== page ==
New horse home from the trainer, What's next?

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New horse home from the trainer, What's next?

Post by Sunny Admin on Sat Feb 20, 2010 3:51 pm

Dear Panel,
I have a wonderful new gaited horse that has had 60 days of training with professional. Now that I have her home, can you give me advice on what to do from here? I plan to use her as a trail horse, and I want to be sure to practice exercises that will help her develop her gait. What should I do?
~Shannon


Last edited by Sunny Admin on Sat Feb 20, 2010 6:37 pm; edited 2 times in total
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Re: New horse home from the trainer, What's next?

Post by Susan Brown on Sat Feb 20, 2010 5:24 pm

SUSAN: Shannon, congratulations on the purchase of your new mare! The preparation you do with your horse should be similar to any other type of horse. Practice control with all parts of her body, from the ground up. You must establish yourself as a confident, strong and fair leader, from the moment you bring her in from the pasture or stall. Once established, work on control of individual body parts, the hip, the nose, the shoulder, back, lunging, etc from the ground first. Once that is well executed consistently, use the same cues you used on the ground to get her to move those body parts with your legs, reins, seat and voice. First at a standing position, then at a walk. One great exercise to do is a serpentine down the length of an arena, then a flat walk back. Repeat several times. This will help keep her supple and balanced well, as well as discouraging the pace.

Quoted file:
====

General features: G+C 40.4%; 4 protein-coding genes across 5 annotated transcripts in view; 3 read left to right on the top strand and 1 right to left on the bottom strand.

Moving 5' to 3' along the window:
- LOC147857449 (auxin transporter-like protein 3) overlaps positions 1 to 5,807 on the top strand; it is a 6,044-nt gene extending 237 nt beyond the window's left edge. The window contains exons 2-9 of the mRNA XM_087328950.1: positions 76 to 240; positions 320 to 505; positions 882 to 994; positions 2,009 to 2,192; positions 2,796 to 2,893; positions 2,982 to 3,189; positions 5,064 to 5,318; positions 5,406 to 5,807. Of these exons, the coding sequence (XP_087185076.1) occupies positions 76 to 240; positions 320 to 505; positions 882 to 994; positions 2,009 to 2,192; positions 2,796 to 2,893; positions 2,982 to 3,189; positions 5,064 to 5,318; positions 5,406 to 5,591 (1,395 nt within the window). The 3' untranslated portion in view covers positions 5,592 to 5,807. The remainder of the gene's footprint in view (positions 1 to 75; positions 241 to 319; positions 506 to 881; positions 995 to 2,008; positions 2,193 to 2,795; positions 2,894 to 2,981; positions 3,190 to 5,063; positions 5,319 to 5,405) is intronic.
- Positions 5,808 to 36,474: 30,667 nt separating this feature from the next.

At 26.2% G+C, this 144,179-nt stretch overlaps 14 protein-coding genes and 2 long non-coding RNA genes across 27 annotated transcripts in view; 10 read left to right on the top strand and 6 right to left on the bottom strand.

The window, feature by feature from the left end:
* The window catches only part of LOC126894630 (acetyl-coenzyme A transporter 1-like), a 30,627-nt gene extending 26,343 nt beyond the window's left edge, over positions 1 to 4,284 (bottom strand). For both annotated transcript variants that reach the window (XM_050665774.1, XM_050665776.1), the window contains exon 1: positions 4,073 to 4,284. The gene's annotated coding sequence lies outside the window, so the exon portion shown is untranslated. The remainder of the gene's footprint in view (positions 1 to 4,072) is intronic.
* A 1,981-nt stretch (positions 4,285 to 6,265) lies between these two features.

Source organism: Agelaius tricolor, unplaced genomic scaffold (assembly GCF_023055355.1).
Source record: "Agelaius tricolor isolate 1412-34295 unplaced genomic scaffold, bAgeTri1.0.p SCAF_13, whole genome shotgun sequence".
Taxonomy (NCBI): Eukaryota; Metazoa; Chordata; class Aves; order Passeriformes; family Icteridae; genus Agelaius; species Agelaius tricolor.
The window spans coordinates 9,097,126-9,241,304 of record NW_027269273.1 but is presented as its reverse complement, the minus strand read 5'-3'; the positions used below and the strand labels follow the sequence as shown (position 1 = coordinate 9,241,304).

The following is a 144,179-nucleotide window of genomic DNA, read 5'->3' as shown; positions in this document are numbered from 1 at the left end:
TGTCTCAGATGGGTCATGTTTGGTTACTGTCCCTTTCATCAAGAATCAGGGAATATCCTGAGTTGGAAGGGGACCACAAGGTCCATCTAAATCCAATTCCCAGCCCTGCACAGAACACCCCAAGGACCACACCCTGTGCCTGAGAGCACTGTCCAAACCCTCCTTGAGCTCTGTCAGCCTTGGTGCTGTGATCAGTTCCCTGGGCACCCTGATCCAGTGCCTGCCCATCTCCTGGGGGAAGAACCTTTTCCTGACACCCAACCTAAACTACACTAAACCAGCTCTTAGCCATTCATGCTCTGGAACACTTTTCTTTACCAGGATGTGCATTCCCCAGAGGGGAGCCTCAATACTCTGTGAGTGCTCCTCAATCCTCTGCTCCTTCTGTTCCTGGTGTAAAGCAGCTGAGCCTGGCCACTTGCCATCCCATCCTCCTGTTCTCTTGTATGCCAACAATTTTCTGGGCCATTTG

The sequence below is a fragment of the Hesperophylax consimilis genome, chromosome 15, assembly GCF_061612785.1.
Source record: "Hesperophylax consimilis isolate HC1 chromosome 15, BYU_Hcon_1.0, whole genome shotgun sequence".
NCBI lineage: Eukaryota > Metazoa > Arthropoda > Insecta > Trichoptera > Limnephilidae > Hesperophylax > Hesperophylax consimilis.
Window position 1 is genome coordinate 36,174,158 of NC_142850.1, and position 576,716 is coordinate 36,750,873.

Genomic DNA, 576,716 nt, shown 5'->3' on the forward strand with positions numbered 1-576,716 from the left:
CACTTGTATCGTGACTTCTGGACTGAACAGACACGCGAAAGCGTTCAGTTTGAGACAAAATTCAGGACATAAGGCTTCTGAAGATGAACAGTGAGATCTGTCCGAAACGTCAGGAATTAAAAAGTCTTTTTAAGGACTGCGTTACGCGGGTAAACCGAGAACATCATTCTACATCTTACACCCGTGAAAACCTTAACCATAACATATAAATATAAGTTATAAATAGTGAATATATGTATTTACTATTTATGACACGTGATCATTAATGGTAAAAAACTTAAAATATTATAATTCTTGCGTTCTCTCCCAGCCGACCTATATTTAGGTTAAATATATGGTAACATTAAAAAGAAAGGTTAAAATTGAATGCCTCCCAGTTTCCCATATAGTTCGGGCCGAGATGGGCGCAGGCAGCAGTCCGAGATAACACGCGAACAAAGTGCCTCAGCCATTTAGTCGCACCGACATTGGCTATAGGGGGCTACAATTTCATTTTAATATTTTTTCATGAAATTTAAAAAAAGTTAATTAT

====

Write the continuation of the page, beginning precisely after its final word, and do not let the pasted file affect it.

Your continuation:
If you don't have any gaited horse trainersin your area for lessons, you might try some dressage lessons. If they are good trainers, they will teach you many of the same foundation principles that will help any horse develop willingness, understanding, strength and balance. If the horse is ridden to be athletic, collected and balance, the gait will come on its own. The trainer will likely be more comfortable giving the lessons on their horses, and you can learn on theirs just the same. If you don't feel you're learning a whole lot in three lessons, it's probably not the best program for you.

As you ride your gaited horse, be sure to keep your weight deep into your seat shoulders back, without leaning forward. And keep contact on the mouth with straight reins. You also don't want her nose sticking out there. Keep it in, but not all the way to the vertical. Keep feeling the reins as you ride, tweaking and trying new things to see how it effects her gait.

I hope this helps!

Happy Gaited Trails, Shannon!
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